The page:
VehicleVoice Spin: BMW tried its hand with “The English Patient” – Rover and Land Rover – in the 1990s. BMW ended up selling Rover to an investment group for £10 and selling Land Rover to Ford for a couple billion dollars. Volvo cars are based on front wheel drive platforms, BMWs are rear wheel drive (with the exception of MINI). There isn’t much synergy here. Much different mindsets as well. This could well be The English Patient all over again if BMW is so anxious to acquire more brands.
Volvo Group Buys Back Volvo… Now That’s an Idea
Another possible buyer is Volvo Group, the lorry-making (heavy trucks, to Americans) parent firm that sold its car unit to Ford in 1999. This would reunite the two divisions, but there are no synergies between carmaking and lorry-making, which is why the cars were spun off. It is more likely that Renault will sell its 21% stake in Volvo Group to help finance its purchase of the carmaker.
Can Ford Recoup Its Investment in Money and Resources in the PAG Units?
Estimates of the proceeds from a sale of the PAG range from $8 billion to $16 billion. Ford could invest the money in its remaining brands—Ford, Lincoln, Mercury and Mazda—or in product development. But it would probably be wisest to restructure its health-care liabilities, which it is currently discussing with the United Auto Workers (UAW), the car industry’s main union. Mr Mulally is pressing the UAW to set up a union-managed trust that would enable Ford to take tens of billions of dollars of retiree health-care liabilities off its balance sheet. Such a trust would need to be funded up front—so cash from the sale of the PAG would come in handy.
VehicleVoice Spin: <Ford’s immediate headache is the 2007 UAW negotiations and indeed medical costs are a major part of the equation. Ford needs concessions to improve its profit picture and help guarantee those UAW workers their jobs. But, this is still the car business and Ford has fallen behind. Not as far behind as Chrysler, but General Motors has certainly taken the lead in product development of late. Ford needs to restructure not only the Company but also its product lineup. If getting rid of PAG – including Volvo – gets their attention back on the ball, so be it.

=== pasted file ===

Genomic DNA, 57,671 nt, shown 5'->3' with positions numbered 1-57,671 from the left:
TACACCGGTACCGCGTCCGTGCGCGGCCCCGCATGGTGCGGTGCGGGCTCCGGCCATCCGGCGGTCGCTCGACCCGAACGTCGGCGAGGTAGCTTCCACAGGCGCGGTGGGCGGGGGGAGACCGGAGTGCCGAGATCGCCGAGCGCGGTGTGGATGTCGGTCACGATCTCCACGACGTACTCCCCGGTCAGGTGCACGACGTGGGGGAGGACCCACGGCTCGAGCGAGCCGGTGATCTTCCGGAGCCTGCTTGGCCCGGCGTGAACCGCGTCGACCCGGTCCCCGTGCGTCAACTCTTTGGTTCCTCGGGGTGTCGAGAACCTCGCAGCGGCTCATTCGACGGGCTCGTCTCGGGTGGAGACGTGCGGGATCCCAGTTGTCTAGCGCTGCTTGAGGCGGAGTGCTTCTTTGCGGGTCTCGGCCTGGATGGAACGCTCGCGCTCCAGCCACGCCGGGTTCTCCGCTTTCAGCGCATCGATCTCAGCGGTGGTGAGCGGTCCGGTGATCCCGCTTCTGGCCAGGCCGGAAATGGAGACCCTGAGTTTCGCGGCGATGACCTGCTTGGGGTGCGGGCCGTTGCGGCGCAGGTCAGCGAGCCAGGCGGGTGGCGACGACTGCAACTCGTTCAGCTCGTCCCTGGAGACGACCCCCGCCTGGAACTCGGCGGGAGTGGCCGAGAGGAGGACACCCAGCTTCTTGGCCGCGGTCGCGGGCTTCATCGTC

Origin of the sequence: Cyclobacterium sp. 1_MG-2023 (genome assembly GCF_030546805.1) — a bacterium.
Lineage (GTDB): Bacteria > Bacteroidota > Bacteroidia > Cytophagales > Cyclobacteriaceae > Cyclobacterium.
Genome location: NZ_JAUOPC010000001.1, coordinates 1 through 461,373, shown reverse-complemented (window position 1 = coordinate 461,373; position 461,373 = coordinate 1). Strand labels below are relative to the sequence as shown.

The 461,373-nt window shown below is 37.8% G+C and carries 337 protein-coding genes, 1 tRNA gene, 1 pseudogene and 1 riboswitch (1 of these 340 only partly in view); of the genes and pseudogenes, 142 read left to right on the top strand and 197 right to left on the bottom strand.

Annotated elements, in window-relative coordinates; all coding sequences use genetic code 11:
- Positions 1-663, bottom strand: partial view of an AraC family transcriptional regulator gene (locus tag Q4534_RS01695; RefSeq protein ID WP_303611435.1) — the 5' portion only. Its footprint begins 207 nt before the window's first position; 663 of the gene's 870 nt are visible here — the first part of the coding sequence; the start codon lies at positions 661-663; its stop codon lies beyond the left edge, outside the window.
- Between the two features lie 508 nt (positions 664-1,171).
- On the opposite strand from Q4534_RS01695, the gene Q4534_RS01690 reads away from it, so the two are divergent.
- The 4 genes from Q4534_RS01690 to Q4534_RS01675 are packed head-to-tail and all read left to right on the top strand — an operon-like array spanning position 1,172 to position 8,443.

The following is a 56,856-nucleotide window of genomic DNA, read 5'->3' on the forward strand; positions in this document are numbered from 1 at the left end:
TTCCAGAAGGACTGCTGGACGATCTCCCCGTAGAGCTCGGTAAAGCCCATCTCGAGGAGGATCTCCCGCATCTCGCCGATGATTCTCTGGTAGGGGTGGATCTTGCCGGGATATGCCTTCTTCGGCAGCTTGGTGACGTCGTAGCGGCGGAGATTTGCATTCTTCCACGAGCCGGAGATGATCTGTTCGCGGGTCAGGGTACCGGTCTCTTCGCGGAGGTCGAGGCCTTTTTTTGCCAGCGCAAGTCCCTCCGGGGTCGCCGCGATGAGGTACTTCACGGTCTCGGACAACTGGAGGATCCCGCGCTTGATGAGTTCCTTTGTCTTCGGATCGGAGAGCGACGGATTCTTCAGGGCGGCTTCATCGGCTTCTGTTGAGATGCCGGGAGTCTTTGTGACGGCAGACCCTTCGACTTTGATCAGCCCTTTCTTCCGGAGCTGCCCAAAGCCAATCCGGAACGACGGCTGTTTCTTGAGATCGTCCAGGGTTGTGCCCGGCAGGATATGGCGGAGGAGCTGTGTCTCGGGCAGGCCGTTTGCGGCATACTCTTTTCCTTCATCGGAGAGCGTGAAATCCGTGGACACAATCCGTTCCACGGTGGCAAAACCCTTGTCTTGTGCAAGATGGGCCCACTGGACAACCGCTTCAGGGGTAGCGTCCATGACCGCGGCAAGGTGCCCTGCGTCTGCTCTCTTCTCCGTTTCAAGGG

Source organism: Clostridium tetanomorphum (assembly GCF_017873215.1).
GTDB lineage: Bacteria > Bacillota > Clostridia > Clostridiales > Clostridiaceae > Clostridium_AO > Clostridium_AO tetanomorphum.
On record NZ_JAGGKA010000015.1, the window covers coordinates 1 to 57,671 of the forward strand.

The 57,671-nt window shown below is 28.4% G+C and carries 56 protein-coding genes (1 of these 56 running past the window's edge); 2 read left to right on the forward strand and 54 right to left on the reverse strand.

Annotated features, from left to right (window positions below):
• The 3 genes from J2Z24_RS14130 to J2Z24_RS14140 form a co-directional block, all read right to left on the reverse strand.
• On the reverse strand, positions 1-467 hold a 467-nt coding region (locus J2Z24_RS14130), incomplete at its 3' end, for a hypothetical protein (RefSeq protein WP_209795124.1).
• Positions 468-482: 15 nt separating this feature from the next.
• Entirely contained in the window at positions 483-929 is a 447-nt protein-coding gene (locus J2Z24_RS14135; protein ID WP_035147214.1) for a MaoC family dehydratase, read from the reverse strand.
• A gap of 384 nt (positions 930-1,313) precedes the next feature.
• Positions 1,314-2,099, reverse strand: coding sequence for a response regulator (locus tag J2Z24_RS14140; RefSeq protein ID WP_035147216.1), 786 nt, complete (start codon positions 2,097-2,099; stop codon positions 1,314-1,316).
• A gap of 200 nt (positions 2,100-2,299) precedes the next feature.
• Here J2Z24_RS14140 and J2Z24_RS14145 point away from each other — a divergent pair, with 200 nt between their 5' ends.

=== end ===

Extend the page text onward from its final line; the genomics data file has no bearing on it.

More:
But think of these things… Many Ford middle managers now have positions with PAG brands either in Europe or headquartered in Irvine, California. Would they go back to the mother ship? Have they learned enough at PAG brands to be an asset to Ford? Would their departure hurt the PAG brands further? On the product sharing side, The Economist article rightly states that Volvo, Ford and Mazda are successfully sharing platforms. How could Volvo continue that in a cost-effective way if they were to be sold? The transfer pricing would be a bitch. Don’t forget either that the new Land Rover Freelander II/LR2 shares its architecture with the upcoming Volvo XC60. Wow, this is complicated.
In some ways, we have been remiss with our coverage of the potential restructuring of Ford Motor Company through the sale of Aston Martin, Jaguar, Land Rover and Volvo. Most of the reporting in the popular and business media has been tilting at windmills. Reporters reporting rumors without verifying facts. And the latest twitch that Ford is to soon announce it is selling Volvo may indeed be the same.
Jaguar, Land Rover and Volvo comprise Ford’s Premier Automotive Group and their American headquarters are just five exits south of AutoPacific on the 5-Freeway. Of course, Ford has already sold off Aston Martin for just shy of $1 billion. Is there more to follow? We don’t KNOW, but we have some ideas.
Is the Press Generating its Own News?
If you have followed the business news, the British press has piled on Ford selling Jaguar and Land Rover. Jim Hall’s June 27 story puts much of the rumor blame on Keith Crain’s Automotive News having overreacted to a short blurb in British car mag Autocar. Once AutoNews ran the story everyone else jumped on. Similarly, recent reports have Ford selling Volvo a much larger and more profitable proposition than selling off Jaguar and/or Land Rover. Would there be a likelihood that Ford could off-load all of PAG? Another don’t KNOW, but it would be difficult. More on that later.